GOP's 'Contract with America' Shakes Up Business as Usual

Article excerpt

On Sept. 27, more than 300 Republican candidates -- incumbents and challengers alike -- came together on the steps of the Capitol to sign a "Contract with America" to change the way Washington works. The contract binds these Republicans, if they are given a majority in the House of Representatives, first to change the rules under which the House operates and then to bring to the floor for passage 10 commonsense bills -- many of which have long languished in the bowels of the Democratic Congress. In other words, the contract would change the way Congress does business and what business it does.

Americans are justly angry with Congress. They believe it has lost touch with them and with their needs, and they are right. The Democrats are pulling the strings of Congress, having held power in the House for 40 years, more than twice as long as in the history of the two parties. At the end of those four decades, voters see the rules being twisted and the system manipulated to allow the crime bill, for example, to be perverted by a corrupt process -- which is exactly what America hates about Congress. Congress must change, but it will never change until the party in power changes.

That is why Republicans are proposing an alternative to business as usual in Washington. The contract's 10 bills are serious reforms that many in Congress and the country have long supported -- solid public-policy proposals that have been stalled because the status quo Democrats have hijacked the House. By signing the contract, Republicans pledge to break this log-jam in the first 100 days of the next Congress, voting on bold reforms that would move the country forward again.

On the very first day, a GOP-led House dramatically would change the way Congress works. Republicans would adopt major reforms long needed and long ignored, requiring, for example, that laws applying to the rest of the country apply to Congress as well; selecting a major accounting firm to perform an extensive audit of Congress for waste, fraud and abuse; and cutting the number of committees, and then cutting the staffs of the remaining committees by one-third.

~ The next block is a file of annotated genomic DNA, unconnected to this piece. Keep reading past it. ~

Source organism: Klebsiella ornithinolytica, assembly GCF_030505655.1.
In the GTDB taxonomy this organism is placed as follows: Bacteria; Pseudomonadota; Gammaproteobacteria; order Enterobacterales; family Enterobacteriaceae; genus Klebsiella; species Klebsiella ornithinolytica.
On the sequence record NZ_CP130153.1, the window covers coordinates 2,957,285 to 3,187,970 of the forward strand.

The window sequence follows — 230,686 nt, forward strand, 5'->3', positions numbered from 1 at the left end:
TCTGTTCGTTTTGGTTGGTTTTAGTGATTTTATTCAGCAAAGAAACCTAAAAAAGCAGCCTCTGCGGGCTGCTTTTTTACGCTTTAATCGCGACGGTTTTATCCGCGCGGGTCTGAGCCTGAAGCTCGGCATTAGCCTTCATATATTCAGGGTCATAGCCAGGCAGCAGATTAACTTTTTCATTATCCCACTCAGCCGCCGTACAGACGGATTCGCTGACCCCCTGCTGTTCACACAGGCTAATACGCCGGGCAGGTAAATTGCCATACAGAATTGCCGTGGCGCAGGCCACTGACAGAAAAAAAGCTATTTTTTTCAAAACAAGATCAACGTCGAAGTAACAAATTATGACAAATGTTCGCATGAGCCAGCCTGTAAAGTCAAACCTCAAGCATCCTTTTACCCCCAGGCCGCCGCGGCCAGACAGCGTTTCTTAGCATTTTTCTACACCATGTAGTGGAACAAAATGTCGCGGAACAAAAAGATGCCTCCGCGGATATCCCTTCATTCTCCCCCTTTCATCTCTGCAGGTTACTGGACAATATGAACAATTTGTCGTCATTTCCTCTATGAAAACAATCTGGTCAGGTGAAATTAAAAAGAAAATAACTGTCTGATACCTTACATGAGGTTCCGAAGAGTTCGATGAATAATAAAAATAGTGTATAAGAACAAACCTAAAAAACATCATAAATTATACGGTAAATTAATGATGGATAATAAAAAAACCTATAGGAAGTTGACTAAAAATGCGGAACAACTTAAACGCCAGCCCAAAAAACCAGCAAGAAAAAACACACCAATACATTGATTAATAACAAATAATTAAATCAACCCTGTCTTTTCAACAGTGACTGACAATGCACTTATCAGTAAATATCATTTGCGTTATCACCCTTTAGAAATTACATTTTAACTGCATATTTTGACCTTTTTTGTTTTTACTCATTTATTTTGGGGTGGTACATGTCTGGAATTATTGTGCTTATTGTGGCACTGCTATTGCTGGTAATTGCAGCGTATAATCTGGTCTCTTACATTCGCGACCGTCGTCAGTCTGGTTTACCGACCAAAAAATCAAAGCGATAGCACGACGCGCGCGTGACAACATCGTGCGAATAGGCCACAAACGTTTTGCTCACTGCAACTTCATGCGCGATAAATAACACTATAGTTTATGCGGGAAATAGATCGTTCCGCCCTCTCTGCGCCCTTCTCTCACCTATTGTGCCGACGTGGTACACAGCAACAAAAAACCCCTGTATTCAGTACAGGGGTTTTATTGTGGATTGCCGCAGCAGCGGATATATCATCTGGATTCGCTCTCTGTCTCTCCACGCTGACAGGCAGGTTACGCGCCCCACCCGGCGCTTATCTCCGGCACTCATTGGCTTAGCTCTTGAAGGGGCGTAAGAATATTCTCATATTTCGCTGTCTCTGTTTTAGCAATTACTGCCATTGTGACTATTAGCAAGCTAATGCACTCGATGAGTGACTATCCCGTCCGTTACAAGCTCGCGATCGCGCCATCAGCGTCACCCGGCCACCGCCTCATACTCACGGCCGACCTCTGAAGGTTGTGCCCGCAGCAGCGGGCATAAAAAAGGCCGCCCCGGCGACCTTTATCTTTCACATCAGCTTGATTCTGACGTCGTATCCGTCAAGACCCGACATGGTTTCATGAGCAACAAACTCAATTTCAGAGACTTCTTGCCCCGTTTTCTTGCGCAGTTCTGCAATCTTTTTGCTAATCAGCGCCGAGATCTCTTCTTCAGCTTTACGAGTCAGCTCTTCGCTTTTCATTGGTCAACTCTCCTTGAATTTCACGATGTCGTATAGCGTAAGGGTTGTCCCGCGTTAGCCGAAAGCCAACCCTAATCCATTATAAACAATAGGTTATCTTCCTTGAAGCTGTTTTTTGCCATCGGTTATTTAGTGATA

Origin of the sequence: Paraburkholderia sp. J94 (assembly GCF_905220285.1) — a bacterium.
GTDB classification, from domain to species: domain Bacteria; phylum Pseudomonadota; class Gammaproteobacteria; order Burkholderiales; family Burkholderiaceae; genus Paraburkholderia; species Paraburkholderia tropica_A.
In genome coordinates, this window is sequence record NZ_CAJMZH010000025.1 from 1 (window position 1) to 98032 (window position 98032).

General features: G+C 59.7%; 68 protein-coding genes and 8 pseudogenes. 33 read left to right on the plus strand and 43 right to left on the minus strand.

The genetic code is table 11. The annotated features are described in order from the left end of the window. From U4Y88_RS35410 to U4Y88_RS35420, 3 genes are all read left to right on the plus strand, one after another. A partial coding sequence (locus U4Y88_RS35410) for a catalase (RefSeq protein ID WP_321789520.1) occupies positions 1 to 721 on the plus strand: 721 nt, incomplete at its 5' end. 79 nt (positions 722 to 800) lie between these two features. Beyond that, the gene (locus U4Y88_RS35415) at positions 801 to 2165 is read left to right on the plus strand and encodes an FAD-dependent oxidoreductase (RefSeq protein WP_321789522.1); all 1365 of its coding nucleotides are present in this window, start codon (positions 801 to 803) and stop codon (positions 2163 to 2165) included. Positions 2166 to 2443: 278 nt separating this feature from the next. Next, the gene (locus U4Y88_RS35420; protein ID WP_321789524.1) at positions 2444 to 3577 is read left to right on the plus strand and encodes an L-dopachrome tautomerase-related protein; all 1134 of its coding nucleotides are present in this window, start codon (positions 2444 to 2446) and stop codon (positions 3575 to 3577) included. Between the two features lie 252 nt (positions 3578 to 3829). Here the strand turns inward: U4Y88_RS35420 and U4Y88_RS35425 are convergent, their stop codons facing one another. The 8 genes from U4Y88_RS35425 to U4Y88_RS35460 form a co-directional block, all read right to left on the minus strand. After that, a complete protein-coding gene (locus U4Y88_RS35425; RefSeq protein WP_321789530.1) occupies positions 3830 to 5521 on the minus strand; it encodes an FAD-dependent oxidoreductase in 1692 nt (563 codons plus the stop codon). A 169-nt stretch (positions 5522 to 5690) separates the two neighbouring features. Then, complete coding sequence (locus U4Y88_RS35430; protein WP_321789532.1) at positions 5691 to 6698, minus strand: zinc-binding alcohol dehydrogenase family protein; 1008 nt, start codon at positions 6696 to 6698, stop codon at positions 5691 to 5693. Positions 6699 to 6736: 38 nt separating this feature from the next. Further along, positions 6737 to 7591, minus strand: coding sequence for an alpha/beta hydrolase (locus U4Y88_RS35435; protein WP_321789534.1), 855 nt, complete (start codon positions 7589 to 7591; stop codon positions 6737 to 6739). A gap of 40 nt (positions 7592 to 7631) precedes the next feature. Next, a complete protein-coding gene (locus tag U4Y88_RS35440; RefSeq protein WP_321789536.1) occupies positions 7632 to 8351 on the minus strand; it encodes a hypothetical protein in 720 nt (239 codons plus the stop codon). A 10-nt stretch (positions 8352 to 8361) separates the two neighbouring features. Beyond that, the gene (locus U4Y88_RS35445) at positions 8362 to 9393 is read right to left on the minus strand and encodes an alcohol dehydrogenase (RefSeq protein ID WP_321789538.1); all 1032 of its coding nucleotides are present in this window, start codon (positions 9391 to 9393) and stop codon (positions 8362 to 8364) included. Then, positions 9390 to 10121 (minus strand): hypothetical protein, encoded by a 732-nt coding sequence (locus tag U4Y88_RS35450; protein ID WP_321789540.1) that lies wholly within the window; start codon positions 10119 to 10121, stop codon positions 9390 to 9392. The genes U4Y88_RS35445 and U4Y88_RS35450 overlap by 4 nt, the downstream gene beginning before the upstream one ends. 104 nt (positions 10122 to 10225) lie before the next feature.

Then, during the first 100 days, a Republican House would change Congress's agenda. For instance, the contract contains a pledge to bring a profamily proposal to the floor for passage. The centerpiece of the package would be a $500-per-child tax credit to lift some of the tremendous burden of government from the backs of America's middle class -- something Clinton promised but

failed to do. In order to strengthen families, the proposal also would include the elimination of the "marriage penalty" built into the tax code and worsened by Clinton's tax bill to the point that this year, 52 percent of married couples will pay more taxes than if they were divorced. The GOP knows that every dollar the Democratic Congress spends comes from the pocket of a hardworking American and also knows that a tax system that punishes marriage and parenthood already has harmed us as a country and as a people.

Republicans also have pledged to bring to a vote a real crime bill. If social-welfare spending stopped crime, this country would be the safest place on Earth. Yet the Clinton "crime" bill, which passed earlier this year, contained $6.9 billion in new social spending that has nothing to do with fighting crime. In fact, the Democrats completely rewrote the final crime bill in a conference that was supposed to resolve the differences in the bills passed by the two chambers. The new Frankenstein bill contained provisions that totally reversed some passed by both houses, proving how corrupt the legislative process has become under four decades of Democratic rule. …